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Albarracin House (front)

Old Council


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The old town hall or town hall only persists its cover, embedded in a house of new construction and which is known today as the house of the Albarracin.

In the Courts of Toledo of 1480, the Catholic Monarchs arranged for all cities and towns where the council did not have its own building, to proceed to build it within two years. The Municipal Council chose to build the house of the town hall in Santa Maria Square; ratifying, with it, the hegemony of this public space over any other in the city. When the council moved in 1791 to its current location in the Market Square, the shields located on the cover were erased. It was in these years when the building was acquired by the Albarracin family, hence its current name.

Cover of the final Gothic, made in stone, is of great formal simplicity. The doorway, slightly archivolt, is covered with a carpanel arch. On it a three-lobed tympanum formed by two moldings that rest on shoes, located at the height of the impost of the arch. Tympanum that housed the coat of arms of the Catholic Monarchs flanked by the coat of arms of the city and that of the mayor of the city, probably that of Francisco de Bobadilla. Two little columns with shafts decorated with interwoven wicker and checkered in rhombus flank the spill of the door to the line of the imposts and, from its capitals, two ribbed profile molding, decorated with interwoven wicker and balls, which are cut by a cinch cornice.

From 1461 the city counted with corregidor, Don Fernando de Villafane, that shared it with the city of Jaen. By decision of the Catholic Kings, adopted in the Courts of Madrigal, the city had its own corregidor. This was an official who permanently represented the monarch and his interests, so he had great faculties in themes as political, legal, etc.

Andalusia had 10 corregidores, of which three corresponded to the Kingdom of Jaen. From the first third of the sixteenth century, Andujar shared the corregidor with the city of Jaén, residing in the capital of the kingdom. The fidelity of the city to the real will did not make it necessary for its presence to be permanent. This decision was not to the liking of the residents of the city, who, on more than one occasion, requested that a permanent corregidor be appointed, which was achieved as of 1628. The corregidor of Jaén and Andujar was assigned an annual salary of 600 ducats of which 200 corresponded to Andujar.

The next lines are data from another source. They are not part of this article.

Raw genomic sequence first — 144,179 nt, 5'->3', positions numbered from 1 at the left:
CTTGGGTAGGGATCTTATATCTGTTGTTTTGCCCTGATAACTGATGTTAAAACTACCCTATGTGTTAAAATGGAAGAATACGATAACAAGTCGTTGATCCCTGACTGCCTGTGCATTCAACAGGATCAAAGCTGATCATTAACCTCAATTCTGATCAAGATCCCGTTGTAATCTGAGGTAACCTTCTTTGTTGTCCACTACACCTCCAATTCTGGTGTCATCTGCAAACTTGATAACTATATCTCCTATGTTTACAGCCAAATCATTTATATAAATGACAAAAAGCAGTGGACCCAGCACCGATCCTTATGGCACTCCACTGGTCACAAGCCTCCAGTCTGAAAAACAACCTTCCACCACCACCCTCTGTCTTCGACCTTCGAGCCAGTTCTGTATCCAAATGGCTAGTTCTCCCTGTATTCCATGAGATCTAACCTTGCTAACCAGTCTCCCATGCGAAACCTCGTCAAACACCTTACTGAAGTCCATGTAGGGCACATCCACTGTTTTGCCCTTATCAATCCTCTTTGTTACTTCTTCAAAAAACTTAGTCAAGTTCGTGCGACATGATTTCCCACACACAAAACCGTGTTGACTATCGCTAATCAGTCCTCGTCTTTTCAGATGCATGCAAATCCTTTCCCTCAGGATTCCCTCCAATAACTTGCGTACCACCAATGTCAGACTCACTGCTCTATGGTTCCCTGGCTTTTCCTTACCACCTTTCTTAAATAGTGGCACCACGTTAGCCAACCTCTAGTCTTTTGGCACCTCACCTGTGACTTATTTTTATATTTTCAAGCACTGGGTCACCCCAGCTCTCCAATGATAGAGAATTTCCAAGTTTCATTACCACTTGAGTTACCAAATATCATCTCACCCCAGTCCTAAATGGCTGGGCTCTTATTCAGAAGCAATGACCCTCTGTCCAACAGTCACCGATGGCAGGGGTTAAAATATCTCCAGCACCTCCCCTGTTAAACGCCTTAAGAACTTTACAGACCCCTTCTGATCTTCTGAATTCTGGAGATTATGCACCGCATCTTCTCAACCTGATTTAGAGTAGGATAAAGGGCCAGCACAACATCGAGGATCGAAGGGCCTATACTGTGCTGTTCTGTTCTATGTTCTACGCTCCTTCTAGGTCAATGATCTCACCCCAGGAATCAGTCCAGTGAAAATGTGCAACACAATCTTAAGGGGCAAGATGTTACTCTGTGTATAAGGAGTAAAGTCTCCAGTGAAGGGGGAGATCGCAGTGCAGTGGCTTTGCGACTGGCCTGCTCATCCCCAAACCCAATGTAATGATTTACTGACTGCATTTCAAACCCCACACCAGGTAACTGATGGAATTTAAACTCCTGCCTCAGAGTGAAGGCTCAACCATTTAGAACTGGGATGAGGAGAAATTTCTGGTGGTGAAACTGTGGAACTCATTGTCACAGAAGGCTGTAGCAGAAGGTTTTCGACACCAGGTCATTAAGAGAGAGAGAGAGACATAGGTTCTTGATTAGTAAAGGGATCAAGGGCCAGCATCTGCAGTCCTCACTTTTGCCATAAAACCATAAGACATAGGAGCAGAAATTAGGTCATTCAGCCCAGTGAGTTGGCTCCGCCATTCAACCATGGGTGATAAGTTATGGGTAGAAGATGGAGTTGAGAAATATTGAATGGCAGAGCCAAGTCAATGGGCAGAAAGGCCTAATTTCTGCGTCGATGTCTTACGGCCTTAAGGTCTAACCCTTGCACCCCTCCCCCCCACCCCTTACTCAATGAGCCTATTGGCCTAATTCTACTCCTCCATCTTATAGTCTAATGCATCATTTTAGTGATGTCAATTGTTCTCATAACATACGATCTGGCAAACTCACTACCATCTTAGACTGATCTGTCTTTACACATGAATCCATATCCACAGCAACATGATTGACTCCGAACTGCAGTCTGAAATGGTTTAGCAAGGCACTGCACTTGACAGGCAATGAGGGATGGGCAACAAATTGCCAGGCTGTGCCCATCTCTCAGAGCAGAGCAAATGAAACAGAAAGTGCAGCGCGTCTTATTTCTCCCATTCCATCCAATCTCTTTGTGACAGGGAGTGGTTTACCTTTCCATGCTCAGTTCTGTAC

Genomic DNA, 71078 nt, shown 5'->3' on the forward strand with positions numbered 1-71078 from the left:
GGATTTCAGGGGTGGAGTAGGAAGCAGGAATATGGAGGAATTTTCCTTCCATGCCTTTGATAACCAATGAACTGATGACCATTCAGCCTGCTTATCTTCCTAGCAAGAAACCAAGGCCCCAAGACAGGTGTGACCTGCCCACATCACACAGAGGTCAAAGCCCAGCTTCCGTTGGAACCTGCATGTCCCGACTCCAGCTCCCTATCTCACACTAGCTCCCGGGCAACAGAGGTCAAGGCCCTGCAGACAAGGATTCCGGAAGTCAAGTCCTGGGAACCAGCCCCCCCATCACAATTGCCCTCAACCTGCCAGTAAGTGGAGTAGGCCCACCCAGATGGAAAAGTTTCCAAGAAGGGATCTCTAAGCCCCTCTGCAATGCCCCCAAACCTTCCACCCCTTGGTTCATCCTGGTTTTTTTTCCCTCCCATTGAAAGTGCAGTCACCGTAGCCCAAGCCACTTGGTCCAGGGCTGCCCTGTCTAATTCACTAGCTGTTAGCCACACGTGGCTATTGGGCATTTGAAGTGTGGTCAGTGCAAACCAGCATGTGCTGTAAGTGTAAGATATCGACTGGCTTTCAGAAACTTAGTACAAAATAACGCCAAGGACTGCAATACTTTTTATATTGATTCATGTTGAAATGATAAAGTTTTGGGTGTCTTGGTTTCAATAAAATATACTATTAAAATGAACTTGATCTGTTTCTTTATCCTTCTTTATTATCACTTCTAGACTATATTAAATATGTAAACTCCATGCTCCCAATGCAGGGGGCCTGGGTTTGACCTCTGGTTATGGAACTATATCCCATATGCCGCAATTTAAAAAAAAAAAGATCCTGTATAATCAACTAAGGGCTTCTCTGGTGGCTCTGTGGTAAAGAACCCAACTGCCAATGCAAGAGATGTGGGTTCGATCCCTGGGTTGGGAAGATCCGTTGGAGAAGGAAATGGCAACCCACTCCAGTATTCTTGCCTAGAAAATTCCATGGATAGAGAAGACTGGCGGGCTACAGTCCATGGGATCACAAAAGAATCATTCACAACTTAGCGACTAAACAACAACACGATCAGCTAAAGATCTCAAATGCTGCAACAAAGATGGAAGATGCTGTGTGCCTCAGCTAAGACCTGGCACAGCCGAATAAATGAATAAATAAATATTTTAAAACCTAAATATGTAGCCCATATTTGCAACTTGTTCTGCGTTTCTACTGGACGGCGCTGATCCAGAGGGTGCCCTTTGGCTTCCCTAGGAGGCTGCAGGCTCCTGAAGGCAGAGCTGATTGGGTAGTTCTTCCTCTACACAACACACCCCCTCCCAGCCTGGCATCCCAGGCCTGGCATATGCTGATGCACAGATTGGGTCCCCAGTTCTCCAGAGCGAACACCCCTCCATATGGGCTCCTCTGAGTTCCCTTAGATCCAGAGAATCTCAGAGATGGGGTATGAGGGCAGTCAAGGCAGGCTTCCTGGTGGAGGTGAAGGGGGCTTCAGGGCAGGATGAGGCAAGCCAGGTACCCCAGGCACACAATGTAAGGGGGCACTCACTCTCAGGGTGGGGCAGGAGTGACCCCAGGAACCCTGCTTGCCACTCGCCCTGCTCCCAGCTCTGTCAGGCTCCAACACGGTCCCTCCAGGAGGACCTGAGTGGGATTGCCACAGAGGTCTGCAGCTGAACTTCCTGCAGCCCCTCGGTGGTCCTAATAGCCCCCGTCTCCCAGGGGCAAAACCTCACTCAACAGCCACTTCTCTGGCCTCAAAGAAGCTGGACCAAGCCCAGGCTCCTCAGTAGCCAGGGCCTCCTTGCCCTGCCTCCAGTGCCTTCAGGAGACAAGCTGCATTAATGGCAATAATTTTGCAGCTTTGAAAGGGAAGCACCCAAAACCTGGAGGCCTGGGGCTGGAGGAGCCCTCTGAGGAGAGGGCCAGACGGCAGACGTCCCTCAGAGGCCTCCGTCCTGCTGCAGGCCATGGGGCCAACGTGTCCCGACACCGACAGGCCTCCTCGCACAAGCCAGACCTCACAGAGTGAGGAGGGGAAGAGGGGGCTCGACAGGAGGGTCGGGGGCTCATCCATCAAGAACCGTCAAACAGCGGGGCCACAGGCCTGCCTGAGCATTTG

The old town hall, an exceptional witness of the future of the city, seems to want to hide all the experiences that took place in it. His complicity with the past we will violate with the story of some facts of daily life, which ultimately are what shape the idiosyncrasy of a community.

One hot morning of the month of August of 1491 entered the Cabildo Francisco Herrera with signs of great anger and discomfort. He asked to meet with Juan Alonso, the mayor of the city, to report the flight of his slave Faraz, of Muslim origin. Nothing was known of the aforementioned Faraz who had to flee to the kingdom of Granada in search of a freedom that history would deny him shortly afterwards.

The concubinage had to be common practice although for that reason it stopped being cause for scandal and reprobation. For this reason, the mayor of the city, Juan de Llerena, received on October 26, 1496, the order by which it had to be reported if it was true that Pedro de Granados had an aunt of his as concubine with whom he had two sons or if Alonso Serrano was with his cousin or if Atanasio Pérez, being married, committed adultery and thus a long list of neighbors.

After the time, already in the seventeenth century, occurred in the city a similar nature that left as a sequel a "Saint Benedict" that today still persists. A certain Maria Gonzalez, a neighbor of Andujar, was condemned by the tribunal of the Holy Office as a witch, although in reality she was a procuress who prepared amorous oils and spells, with the pretense of obtaining success in the amorous leaders. Well, one of the members of the Holy Office sentenced before the reality of the case: ANDUJAR, THE ONE WHO IS NOT WHORE, IS WITCH. Sentence, excessively forceful, that reflected a reality very usual in the Spain of that time and that Andujar shared, although we thought no more than other localities.


To finish this anecdote we return, again, to the fifteenth century to remember an event that should have provoked more than a jocular comment. Don Martín de Cañete, executive judge and guardian of the estates of the city, was accused of having taken three rams from the butchers. He alleged that he did it because he was in a "place where he could not be". We do not know if Don Martin enjoyed the food of the aforementioned rams but, in any case, his digestion must have been hard because for that reason he saw himself as an accused before the Council of Castile.

Association of Friends of the Patrimony of Andujar


Latest XV century


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